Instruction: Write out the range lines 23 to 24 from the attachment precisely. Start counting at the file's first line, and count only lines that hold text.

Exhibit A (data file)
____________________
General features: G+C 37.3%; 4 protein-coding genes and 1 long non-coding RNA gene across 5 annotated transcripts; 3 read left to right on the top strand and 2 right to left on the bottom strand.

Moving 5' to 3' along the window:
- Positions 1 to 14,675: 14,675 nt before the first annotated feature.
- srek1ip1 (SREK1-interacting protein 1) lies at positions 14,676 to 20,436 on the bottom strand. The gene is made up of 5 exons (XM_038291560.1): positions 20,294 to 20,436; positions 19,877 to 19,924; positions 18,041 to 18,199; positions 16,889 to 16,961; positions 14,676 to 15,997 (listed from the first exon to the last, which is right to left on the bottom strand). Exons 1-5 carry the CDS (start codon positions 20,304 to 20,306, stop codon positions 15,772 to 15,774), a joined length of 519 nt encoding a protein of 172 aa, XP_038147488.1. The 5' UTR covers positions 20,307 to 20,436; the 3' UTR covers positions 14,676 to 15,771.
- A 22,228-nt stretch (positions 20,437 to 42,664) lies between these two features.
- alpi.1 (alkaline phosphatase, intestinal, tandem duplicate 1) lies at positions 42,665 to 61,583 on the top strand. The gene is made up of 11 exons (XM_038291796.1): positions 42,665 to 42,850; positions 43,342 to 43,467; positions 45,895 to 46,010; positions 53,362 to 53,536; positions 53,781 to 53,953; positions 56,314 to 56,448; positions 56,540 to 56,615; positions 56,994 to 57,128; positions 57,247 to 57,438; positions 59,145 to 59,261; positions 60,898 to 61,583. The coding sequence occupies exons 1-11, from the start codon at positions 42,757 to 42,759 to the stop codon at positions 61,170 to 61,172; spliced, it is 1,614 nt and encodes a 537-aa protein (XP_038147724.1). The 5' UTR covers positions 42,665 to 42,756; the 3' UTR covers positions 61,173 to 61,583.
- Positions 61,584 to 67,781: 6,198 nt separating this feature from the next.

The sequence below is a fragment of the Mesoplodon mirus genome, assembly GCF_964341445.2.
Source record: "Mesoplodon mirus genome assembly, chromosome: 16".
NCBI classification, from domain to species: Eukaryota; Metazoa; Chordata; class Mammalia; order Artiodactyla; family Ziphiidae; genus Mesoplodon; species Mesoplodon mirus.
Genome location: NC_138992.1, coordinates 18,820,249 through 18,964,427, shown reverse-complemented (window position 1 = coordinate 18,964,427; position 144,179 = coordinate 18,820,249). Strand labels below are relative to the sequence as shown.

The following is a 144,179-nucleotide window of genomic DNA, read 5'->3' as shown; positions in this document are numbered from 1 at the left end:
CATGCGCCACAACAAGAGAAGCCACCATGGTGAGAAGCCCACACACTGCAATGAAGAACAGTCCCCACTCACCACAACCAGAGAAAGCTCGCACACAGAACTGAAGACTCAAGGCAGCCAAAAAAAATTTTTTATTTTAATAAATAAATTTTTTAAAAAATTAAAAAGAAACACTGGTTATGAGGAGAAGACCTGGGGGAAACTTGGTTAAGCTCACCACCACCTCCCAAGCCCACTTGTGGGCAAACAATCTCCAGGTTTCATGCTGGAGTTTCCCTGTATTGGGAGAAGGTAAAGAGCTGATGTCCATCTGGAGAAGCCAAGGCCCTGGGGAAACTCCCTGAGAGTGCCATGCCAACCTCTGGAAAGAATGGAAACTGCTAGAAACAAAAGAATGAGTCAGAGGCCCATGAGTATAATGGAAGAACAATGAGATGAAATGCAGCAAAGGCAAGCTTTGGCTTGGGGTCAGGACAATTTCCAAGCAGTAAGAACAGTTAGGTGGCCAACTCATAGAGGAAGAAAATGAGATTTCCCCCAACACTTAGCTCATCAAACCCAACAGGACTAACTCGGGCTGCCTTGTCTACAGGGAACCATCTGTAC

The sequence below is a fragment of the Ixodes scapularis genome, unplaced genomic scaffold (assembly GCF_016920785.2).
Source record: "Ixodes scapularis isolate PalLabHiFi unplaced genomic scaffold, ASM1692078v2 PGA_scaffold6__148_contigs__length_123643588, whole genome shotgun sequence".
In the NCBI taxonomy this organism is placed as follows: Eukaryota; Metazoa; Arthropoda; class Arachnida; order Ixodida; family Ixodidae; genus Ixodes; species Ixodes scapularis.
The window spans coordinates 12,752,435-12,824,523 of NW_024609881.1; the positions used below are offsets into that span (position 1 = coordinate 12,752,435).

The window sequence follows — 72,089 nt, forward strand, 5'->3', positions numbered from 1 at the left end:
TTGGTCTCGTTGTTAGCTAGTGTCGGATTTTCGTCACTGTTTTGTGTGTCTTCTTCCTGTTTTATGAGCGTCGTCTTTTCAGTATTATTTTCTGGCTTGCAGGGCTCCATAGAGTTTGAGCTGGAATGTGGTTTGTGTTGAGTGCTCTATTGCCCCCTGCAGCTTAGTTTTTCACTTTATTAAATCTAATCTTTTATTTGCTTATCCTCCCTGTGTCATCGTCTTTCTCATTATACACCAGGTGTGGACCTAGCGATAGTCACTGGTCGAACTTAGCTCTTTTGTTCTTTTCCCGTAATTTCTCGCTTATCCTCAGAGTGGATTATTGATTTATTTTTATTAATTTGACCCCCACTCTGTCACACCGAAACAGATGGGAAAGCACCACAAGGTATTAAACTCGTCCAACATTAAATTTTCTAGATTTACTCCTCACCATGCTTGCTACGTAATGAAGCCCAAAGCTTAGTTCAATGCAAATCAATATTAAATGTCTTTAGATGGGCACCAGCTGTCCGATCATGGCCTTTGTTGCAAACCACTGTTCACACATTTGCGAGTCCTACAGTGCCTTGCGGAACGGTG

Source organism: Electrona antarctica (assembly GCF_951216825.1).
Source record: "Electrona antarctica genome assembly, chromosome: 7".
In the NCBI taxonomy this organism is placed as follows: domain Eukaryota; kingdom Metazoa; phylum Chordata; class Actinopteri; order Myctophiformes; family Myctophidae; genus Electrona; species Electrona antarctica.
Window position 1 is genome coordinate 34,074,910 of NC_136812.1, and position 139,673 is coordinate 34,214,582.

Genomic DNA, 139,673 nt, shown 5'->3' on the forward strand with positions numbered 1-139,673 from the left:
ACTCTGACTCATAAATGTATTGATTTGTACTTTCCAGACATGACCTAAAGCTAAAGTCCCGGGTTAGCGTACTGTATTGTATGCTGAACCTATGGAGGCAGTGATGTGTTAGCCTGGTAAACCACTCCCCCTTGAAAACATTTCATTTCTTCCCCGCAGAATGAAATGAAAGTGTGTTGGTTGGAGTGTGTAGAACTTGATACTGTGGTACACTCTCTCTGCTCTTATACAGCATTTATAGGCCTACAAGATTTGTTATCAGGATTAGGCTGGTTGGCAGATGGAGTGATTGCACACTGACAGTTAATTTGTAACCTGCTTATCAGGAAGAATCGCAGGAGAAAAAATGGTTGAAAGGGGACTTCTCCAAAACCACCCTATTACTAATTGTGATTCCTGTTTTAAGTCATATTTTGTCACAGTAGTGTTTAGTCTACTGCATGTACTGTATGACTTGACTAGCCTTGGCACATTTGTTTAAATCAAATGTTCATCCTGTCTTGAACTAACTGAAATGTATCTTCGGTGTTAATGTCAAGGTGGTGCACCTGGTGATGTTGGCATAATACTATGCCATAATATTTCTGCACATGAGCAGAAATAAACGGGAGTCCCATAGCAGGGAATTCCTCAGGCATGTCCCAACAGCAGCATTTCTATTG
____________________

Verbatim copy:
Window position 1 is genome coordinate 34,074,910 of NC_136812.1, and position 139,673 is coordinate 34,214,582.

Genomic DNA, 139,673 nt, shown 5'->3' on the forward strand with positions numbered 1-139,673 from the left: